March 6th, 2008

Wil Wheaton on Gary Gygax

If you are any part of geekdom, you have heard about the recent death of Gary Gygax.  I started playing D&D in 1979.  I was at the library one Saturday and saw some kids in a side room.  They invited me in and showed me what they were doing.  From that point on, I was hooked.  I think I was in the 9th grade.  

My brothers, also avid D&D players, I can't remember at this point if I turned them on to D&D or if they found it themselves, sent me an awesome mp3 about Gary  If I can figure out a way to load an mp3 here, I will post it.


I just found out that Gary Gygax died. He was only 69.

I failed my save vs. stunning blow, so forgive me if this isn't the most polished thing in the world.

For most geeks, RPGs are a huge part of who we are, and many of the games I've loved -- and continue to love -- probably wouldn't exist as they do without Gary Gygax. The news reports are calling him "the father of D&D," but he was really the father of all role playing games, whether they were played with dice and paper, a deck of cards, or on a computer. Yeah, wargames existed before D&D, and fantasy existed before D&D, but D&D is the game that introduced fantasy gaming to my generation.

I didn't know him, and never met him, but his impact upon my life can't be overstated.

To honor his passing, I'd like to share an excerpt from A Portrait of the Artist as a Young Geek, from Happiest Days of Our Lives:

December, 1983

I sat on the floor in Aunt Val’s house and opened up her Christmas present to me. It was a red box with a really cool-looking dragon on the front of it. Inside, there were a few books, some dice, a map, and a crayon to color in the dice.

“That’s a game that I hear lots of kids like to play, Willow,” she said. “It’s dragons and wizards and those things you liked from The Hobbit. The back says you use your imagination, and I know what a great imagination you have.” My brother played with Legos and my cousins played with handheld electronic games. I felt a little gypped.

“Wow,” I said, masking my disappointment. “Thanks, Aunt Val!”

Later, while the other kids played with Simon and Mattel Electronic Football, I sat near the fireplace and examined my gift. It said that I could be a wizard or a fighter, but there weren’t any pieces that looked like that. There were a lot of weird dice, but I had to color in the numbers. That seemed silly, but at least it was something to do, so I grabbed the black crayon and rubbed it over the pale blue dice, just like the instructions said.

Aunt Val (who was my favorite relative in the world throughout my entire childhood and right up until she died a few years ago) walked into the living room. “What do you think, Willow?”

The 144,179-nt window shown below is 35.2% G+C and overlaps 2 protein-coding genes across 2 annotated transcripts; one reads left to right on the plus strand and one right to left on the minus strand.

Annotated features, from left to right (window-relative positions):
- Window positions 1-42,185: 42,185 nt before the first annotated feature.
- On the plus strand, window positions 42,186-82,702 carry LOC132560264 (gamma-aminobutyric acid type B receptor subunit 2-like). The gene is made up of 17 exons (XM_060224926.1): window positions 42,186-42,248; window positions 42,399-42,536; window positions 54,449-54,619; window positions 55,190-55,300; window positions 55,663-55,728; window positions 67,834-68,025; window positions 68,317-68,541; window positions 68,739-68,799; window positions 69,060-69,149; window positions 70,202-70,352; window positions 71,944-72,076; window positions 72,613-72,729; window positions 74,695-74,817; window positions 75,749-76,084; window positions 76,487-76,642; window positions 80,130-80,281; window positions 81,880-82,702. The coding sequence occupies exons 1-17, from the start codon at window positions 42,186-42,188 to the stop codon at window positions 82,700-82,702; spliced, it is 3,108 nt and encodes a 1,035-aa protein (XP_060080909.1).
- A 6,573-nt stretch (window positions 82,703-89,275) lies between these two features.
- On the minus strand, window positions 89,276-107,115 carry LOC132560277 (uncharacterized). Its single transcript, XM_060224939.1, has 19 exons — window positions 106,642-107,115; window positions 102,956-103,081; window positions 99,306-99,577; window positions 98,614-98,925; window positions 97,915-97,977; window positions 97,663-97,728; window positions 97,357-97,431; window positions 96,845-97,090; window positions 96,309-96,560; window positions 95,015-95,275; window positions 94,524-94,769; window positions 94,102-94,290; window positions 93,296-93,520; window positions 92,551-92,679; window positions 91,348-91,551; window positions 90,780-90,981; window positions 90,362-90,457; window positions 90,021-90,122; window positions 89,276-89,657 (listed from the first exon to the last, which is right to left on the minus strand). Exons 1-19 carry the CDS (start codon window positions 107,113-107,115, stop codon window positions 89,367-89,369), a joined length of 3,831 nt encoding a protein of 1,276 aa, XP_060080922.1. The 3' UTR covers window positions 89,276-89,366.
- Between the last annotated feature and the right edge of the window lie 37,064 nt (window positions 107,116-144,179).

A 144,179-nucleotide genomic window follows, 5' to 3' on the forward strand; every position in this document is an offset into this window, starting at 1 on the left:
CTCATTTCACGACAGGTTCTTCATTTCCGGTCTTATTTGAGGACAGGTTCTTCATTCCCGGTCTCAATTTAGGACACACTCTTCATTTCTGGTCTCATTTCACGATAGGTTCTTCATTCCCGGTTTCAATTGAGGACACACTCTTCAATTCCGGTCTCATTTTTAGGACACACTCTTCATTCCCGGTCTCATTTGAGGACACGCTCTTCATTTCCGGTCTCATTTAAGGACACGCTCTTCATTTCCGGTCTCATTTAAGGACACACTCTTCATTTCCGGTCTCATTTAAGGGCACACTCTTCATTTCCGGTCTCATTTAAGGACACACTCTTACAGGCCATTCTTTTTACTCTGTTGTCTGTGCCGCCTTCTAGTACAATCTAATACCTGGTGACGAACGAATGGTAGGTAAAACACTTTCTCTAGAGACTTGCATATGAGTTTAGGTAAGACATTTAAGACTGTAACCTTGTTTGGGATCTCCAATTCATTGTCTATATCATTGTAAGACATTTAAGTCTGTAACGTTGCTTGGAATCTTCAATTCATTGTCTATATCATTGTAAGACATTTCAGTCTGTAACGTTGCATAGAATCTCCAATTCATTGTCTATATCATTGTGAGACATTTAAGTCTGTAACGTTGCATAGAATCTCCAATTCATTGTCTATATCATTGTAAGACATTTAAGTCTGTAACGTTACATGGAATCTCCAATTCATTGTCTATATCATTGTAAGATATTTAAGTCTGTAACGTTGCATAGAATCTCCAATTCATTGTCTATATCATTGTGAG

“I colored the dice,” I said, and showed her the result. “But I haven’t read the book yet.”

She patted my leg. “Well, I hope you like it.” She moved to the other side of the room, where my cousin Jack poked at a Nintendo Game and Watch.

I opened the Player’s Guide and began to read.

February, 1984

It was afternoon PE in fifth grade, and I was terrified. I ran and jumped and ducked, surrounded by a jeering crowd of my classmates. The PE teacher did nothing to stop the attack – and, in fact, encouraged it.

“Get him!” someone yelled as I fell to the asphalt, small rocks digging into my palms. I breathed hard. Through my adrenaline-fueled flight-or-fight response, the world slowed, the jeering faded, and I wondered to myself why our playground was just a parking lot and why we had to wear corduroy pants in the middle of a Southern California heat wave. Before I could offer any answers, a clear and loud voice spoke from within my head. “Hey,” it said. “You’d better get up and move, or you’re dead.”

I nodded my head and looked up in time to see the red playground ball, spinning in slow motion, as the word “Voit” rotated into view. Pain exploded across my face and a mighty cheer erupted from the crowd. The PE teacher blew her whistle.

I don’t know how I managed to be the last kid standing on our team. I usually ran right to the front of the court so I could get knocked out quickly and (hopefully) painlessly before the good players got worked up by the furor of battle and started taking head shots, but I’d been stricken by a bout of temporary insanity – possibly caused by the heat – on this February day, and I’d actually played to win the game, using a very simple strategy: run like hell and hope to get lucky.

I blinked back tears as I looked up at Jimmie Just, who had delivered the fatal blow. Jimmie was the playground bully. He spent as much time in the principal’s office as he did in our classroom, and he was the most feared dodgeball player at the Lutheran School of the Foothills.